25 May 2012

How to Write An Amazing Race Report - The Build Up

The Build Up.  Me on an exposed wall at 14k ft.  I do epic shit.
If you haven't read the intro to writing an amazing race report, do it HERE.


You've just run an epic race, whether it be a half marathon in a local park or an ultramarathon in a place so remote that the pre-race briefing included costs involved in search and rescue operations.  You planned, trained, worried, talked about it until friends' ears bled, then lined up and did it or, maybe, didn't get it done.  Either way, it was an adventure and you need to do something to capture the details before they are diluted by the thin liquid of daily life.


If you ain't so good at writing but good (and prolific) with a camera, you could put together a photo album of the race and call it a day.  Photos say a lot but only you can personally and completely express how you felt during your race and words are the way, my friend.


It's not difficult.  You have the hardest part out of the way: the experience itself.  You simply need to lay it out in a somewhat organized and hopefully entertaining way.  Even if it's not that entertaining, you'll at least be able to go back to re-read it and relive the experience.  It's more fun to make it entertaining, though.  Here's how to do it.


1.  The build up.
I like to use snippets from conversations with others about the race or quotes from emails, race reports, and/or the event website.  This is the first opportunity to make people aware how difficult the race is and how your level of awesomeness for taking on such an impossible task is off the human charts.  It's also the first chance you get to slip in a little sandbagging.  I like to use, "My training wasn't great."  This phrase is so vague that it could mean you've only been running 98 miles a week instead of 100, or that you've been eating 98 delicious cream filled Twinkies a week and running 20 miles.  Either way, the purpose is to soften the reader's expectations of your pre-set abilities going into your epic race.  Here's an example:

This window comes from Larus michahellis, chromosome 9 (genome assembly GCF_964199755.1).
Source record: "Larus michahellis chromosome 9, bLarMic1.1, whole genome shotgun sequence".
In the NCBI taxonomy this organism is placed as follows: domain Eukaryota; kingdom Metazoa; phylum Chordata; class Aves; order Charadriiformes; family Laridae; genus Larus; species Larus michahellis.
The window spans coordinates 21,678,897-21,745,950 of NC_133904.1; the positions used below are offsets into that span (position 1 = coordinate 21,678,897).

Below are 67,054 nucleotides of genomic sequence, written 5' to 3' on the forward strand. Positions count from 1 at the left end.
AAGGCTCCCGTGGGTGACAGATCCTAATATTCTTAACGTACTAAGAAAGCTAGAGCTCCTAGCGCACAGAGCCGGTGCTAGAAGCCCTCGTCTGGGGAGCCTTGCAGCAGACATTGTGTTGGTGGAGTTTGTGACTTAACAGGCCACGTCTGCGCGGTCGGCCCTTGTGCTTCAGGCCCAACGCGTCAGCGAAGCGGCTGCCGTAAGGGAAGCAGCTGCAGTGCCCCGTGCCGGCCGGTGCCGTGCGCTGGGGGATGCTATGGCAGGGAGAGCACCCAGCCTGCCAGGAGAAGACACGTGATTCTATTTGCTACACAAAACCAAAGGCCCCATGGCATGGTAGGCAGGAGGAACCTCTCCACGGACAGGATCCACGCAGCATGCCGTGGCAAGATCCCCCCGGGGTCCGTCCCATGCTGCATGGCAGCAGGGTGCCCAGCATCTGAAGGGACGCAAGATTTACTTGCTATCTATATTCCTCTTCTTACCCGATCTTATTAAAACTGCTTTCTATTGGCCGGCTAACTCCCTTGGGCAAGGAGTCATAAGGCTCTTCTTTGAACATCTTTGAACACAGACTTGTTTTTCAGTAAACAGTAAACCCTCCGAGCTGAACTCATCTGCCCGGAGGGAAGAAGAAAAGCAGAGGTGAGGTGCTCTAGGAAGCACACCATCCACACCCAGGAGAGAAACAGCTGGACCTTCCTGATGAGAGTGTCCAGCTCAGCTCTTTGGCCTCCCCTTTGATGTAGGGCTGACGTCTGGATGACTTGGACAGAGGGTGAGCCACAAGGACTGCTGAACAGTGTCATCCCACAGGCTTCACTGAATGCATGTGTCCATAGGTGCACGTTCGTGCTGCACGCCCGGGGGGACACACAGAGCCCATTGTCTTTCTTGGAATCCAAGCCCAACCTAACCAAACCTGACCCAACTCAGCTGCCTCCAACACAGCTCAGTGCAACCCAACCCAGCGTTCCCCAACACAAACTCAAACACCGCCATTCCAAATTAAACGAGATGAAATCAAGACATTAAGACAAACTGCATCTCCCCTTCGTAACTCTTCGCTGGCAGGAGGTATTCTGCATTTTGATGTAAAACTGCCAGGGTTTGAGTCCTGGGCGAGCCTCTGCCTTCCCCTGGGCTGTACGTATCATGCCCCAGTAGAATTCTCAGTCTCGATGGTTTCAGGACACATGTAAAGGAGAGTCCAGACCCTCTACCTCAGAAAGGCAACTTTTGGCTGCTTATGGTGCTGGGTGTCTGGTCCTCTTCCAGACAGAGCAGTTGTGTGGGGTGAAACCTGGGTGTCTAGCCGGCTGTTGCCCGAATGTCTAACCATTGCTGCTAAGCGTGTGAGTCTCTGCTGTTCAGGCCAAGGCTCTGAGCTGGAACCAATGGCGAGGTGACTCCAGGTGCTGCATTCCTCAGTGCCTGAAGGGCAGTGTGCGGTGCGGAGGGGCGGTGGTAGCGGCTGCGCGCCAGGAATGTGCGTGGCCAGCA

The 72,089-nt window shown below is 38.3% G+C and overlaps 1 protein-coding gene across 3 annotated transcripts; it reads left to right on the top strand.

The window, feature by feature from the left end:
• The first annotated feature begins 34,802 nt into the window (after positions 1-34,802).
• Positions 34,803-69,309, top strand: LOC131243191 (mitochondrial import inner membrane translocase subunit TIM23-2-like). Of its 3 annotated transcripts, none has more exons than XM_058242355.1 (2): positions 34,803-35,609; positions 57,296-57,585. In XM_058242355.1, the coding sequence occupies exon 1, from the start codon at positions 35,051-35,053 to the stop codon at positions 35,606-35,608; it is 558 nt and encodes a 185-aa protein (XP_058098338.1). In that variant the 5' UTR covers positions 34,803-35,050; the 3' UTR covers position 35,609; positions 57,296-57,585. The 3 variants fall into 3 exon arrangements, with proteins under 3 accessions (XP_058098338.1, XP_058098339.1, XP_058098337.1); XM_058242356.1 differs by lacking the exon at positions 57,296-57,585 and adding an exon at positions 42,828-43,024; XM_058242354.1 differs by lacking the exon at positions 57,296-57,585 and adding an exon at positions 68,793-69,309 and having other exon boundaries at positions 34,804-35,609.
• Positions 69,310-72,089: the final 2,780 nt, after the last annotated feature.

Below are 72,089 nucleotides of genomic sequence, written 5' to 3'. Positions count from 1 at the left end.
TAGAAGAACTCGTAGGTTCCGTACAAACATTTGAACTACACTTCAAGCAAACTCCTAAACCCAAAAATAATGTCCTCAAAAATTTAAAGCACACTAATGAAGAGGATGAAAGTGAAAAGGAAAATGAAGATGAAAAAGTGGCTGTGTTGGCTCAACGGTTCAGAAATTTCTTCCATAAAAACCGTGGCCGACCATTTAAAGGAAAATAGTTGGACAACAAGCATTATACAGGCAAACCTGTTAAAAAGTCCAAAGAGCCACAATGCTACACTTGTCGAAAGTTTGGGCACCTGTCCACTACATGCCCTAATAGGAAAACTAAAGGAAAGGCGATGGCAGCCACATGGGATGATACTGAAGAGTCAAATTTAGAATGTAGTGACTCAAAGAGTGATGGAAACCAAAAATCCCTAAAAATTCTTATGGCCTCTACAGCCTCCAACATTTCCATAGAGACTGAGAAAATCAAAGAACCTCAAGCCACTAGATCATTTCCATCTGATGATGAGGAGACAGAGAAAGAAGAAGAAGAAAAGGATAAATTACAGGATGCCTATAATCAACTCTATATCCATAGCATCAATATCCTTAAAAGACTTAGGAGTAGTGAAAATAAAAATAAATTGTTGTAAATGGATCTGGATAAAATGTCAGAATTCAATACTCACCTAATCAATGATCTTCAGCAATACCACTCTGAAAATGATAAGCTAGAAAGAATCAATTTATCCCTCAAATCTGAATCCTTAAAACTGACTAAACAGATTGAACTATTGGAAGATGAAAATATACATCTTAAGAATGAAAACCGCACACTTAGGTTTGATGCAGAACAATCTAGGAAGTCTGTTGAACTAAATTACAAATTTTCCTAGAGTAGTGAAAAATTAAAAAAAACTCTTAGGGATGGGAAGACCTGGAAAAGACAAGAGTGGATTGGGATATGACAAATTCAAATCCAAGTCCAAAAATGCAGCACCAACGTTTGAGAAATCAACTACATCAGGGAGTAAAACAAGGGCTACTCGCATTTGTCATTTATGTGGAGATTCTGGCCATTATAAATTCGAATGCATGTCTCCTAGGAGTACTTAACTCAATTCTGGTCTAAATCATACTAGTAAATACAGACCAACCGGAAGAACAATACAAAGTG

"In the weeks leading up to the race my training was lackluster and I missed some sleep.  I felt ok but something was missing."


Read in context with preparation and build up to your race, those sentences blend in and subconsciously set the reader up beautifully for either a triumphant or disastrous outcome.  "Man, he killed that race even though his training was lackluster and didn't get much sleep!" or "Well, of course he had a bad race.  His training was lackluster and probably didn't sleep since January."


Ok, let's dissect that phrase.  "In the weeks leading up to the race my training was lackluster (lackluster?  what are we, like 90 years old - who talks like that?  What is lackluster?) and I missed some sleep (like entire weeks of sleep or 15 mins one morning when the garbage truck woke you?).  I felt ok but something was missing (WTF? something was missing, like a lung or your car keys?)."  


The beauty is that it's so vague you can twist it's meaning when questioned post race.


Another key during the build up is making sure people understand that you're probably the only human who's badass enough to undertake such epic shit like this race.  Any cool race has warnings; these are great to add to your build up.  Here's one (of many) taken from the awesome Hardrock Runner's Handbook: